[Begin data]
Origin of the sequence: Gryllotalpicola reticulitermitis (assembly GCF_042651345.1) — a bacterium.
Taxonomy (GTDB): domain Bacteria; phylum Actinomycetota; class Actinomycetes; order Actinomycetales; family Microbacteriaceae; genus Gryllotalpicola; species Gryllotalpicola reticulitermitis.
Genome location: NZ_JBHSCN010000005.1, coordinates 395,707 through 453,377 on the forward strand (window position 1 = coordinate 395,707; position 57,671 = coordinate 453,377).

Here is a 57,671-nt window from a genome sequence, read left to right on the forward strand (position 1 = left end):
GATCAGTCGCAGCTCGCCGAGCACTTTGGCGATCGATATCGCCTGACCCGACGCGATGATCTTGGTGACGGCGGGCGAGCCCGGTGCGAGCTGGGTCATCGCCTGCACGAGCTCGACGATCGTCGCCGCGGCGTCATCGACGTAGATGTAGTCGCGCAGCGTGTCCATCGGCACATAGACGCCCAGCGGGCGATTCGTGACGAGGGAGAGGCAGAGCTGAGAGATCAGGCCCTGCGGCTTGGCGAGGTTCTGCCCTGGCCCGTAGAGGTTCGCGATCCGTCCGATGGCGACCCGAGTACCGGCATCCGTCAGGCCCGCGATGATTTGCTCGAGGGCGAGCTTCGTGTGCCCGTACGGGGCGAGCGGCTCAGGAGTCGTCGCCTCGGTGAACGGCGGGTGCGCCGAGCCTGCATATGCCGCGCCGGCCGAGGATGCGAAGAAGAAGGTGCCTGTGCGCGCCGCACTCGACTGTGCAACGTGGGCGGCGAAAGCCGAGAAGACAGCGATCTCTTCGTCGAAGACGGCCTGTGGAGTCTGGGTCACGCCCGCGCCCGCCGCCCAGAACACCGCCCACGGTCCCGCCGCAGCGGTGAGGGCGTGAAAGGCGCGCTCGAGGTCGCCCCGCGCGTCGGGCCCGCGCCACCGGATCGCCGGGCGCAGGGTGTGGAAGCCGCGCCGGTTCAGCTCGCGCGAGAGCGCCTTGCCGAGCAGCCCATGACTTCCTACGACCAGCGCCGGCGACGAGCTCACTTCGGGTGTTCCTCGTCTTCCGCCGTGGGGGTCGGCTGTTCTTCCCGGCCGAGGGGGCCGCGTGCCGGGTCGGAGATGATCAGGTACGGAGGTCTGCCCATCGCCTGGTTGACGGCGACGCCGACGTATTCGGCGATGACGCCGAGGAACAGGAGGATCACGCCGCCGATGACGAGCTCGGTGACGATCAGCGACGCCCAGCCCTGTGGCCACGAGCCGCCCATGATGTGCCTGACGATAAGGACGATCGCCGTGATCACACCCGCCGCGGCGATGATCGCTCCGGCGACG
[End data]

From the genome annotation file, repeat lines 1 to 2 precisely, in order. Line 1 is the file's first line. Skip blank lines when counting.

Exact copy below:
Origin of the sequence: Gryllotalpicola reticulitermitis (assembly GCF_042651345.1) — a bacterium.
Taxonomy (GTDB): domain Bacteria; phylum Actinomycetota; class Actinomycetes; order Actinomycetales; family Microbacteriaceae; genus Gryllotalpicola; species Gryllotalpicola reticulitermitis.